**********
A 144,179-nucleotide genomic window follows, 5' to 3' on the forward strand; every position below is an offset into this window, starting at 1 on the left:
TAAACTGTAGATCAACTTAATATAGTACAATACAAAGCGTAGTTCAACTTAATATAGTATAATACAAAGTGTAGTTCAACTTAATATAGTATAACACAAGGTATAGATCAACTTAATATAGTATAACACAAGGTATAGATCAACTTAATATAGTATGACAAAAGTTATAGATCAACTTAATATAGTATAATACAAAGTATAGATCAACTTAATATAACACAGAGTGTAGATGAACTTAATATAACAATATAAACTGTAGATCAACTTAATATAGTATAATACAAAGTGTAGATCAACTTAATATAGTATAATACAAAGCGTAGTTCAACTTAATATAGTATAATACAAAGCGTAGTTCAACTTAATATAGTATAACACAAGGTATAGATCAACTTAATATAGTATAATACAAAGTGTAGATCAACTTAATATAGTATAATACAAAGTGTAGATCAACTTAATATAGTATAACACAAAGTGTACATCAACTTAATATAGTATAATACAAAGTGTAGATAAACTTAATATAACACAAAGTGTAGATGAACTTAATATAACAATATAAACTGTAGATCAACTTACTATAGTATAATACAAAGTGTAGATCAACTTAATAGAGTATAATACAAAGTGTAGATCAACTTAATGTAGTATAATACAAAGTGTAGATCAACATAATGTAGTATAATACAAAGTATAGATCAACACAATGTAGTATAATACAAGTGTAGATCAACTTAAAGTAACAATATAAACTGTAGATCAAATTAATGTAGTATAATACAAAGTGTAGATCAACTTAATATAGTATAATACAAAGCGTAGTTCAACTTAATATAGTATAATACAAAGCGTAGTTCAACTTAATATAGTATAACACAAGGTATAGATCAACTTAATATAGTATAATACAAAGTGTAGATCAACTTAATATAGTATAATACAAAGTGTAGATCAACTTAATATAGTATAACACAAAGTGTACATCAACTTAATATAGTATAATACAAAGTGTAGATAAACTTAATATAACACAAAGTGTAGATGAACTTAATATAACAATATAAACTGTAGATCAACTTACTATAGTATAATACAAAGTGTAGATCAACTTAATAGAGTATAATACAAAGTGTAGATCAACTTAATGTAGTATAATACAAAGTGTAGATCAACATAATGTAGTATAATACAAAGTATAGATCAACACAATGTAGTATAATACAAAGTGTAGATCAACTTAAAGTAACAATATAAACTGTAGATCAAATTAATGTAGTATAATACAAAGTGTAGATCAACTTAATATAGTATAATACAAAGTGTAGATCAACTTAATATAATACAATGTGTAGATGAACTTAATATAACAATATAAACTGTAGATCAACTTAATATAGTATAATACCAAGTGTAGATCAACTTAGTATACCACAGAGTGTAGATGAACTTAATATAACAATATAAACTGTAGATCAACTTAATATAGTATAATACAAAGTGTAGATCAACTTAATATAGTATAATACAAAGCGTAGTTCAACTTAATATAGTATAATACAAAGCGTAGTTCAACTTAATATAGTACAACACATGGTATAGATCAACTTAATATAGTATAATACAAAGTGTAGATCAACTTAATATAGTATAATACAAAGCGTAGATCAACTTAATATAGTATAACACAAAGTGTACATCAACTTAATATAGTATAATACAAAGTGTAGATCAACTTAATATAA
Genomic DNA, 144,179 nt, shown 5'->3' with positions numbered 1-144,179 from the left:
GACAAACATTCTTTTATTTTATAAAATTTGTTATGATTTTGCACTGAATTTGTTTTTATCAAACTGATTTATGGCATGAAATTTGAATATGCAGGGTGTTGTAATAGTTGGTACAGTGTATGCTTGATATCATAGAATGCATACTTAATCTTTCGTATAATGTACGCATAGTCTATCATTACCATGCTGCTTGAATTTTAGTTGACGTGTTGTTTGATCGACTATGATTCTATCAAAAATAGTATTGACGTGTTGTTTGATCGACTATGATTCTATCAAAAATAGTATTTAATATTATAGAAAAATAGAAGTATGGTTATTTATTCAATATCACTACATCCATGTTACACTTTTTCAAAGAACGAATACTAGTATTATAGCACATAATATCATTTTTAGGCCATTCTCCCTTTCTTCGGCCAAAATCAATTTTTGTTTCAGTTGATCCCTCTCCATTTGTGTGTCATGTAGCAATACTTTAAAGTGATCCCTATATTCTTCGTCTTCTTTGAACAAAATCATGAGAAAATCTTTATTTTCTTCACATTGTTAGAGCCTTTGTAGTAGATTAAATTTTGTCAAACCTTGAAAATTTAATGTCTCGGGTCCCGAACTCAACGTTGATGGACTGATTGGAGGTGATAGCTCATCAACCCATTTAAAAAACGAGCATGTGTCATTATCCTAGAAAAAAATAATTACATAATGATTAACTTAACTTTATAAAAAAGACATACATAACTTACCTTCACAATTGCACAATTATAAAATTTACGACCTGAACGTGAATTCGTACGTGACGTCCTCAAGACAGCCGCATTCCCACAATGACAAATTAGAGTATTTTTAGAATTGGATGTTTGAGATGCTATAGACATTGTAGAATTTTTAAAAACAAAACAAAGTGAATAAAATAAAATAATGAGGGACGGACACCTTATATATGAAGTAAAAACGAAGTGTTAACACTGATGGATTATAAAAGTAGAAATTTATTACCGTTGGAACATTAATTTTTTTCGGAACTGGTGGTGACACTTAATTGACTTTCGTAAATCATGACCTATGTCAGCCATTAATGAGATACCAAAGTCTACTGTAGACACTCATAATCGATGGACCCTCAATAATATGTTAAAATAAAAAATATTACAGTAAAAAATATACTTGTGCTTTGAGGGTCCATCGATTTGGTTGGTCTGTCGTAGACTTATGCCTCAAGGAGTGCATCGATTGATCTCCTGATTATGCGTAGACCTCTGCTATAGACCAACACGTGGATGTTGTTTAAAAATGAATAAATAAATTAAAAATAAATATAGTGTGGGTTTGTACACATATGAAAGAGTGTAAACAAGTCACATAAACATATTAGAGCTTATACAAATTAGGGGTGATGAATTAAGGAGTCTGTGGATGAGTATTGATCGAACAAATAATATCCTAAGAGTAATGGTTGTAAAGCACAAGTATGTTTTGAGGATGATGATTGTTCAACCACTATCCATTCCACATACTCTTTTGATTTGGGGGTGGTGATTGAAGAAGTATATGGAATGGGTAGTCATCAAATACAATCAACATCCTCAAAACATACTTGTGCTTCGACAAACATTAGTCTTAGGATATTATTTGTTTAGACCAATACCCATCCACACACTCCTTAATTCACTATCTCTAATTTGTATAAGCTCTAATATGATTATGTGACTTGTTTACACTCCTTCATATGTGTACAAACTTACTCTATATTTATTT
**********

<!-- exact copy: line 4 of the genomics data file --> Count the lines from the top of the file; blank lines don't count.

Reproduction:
GACAAACATTCTTTTATTTTATAAAATTTGTTATGATTTTGCACTGAATTTGTTTTTATCAAACTGATTTATGGCATGAAATTTGAATATGCAGGGTGTTGTAATAGTTGGTACAGTGTATGCTTGATATCATAGAATGCATACTTAATCTTTCGTATAATGTACGCATAGTCTATCATTACCATGCTGCTTGAATTTTAGTTGACGTGTTGTTTGATCGACTATGATTCTATCAAAAATAGTATTGACGTGTTGTTTGATCGACTATGATTCTATCAAAAATAGTATTTAATATTATAGAAAAATAGAAGTATGGTTATTTATTCAATATCACTACATCCATGTTACACTTTTTCAAAGAACGAATACTAGTATTATAGCACATAATATCATTTTTAGGCCATTCTCCCTTTCTTCGGCCAAAATCAATTTTTGTTTCAGTTGATCCCTCTCCATTTGTGTGTCATGTAGCAATACTTTAAAGTGATCCCTATATTCTTCGTCTTCTTTGAACAAAATCATGAGAAAATCTTTATTTTCTTCACATTGTTAGAGCCTTTGTAGTAGATTAAATTTTGTCAAACCTTGAAAATTTAATGTCTCGGGTCCCGAACTCAACGTTGATGGACTGATTGGAGGTGATAGCTCATCAACCCATTTAAAAAACGAGCATGTGTCATTATCCTAGAAAAAAATAATTACATAATGATTAACTTAACTTTATAAAAAAGACATACATAACTTACCTTCACAATTGCACAATTATAAAATTTACGACCTGAACGTGAATTCGTACGTGACGTCCTCAAGACAGCCGCATTCCCACAATGACAAATTAGAGTATTTTTAGAATTGGATGTTTGAGATGCTATAGACATTGTAGAATTTTTAAAAACAAAACAAAGTGAATAAAATAAAATAATGAGGGACGGACACCTTATATATGAAGTAAAAACGAAGTGTTAACACTGATGGATTATAAAAGTAGAAATTTATTACCGTTGGAACATTAATTTTTTTCGGAACTGGTGGTGACACTTAATTGACTTTCGTAAATCATGACCTATGTCAGCCATTAATGAGATACCAAAGTCTACTGTAGACACTCATAATCGATGGACCCTCAATAATATGTTAAAATAAAAAATATTACAGTAAAAAATATACTTGTGCTTTGAGGGTCCATCGATTTGGTTGGTCTGTCGTAGACTTATGCCTCAAGGAGTGCATCGATTGATCTCCTGATTATGCGTAGACCTCTGCTATAGACCAACACGTGGATGTTGTTTAAAAATGAATAAATAAATTAAAAATAAATATAGTGTGGGTTTGTACACATATGAAAGAGTGTAAACAAGTCACATAAACATATTAGAGCTTATACAAATTAGGGGTGATGAATTAAGGAGTCTGTGGATGAGTATTGATCGAACAAATAATATCCTAAGAGTAATGGTTGTAAAGCACAAGTATGTTTTGAGGATGATGATTGTTCAACCACTATCCATTCCACATACTCTTTTGATTTGGGGGTGGTGATTGAAGAAGTATATGGAATGGGTAGTCATCAAATACAATCAACATCCTCAAAACATACTTGTGCTTCGACAAACATTAGTCTTAGGATATTATTTGTTTAGACCAATACCCATCCACACACTCCTTAATTCACTATCTCTAATTTGTATAAGCTCTAATATGATTATGTGACTTGTTTACACTCCTTCATATGTGTACAAACTTACTCTATATTTATTT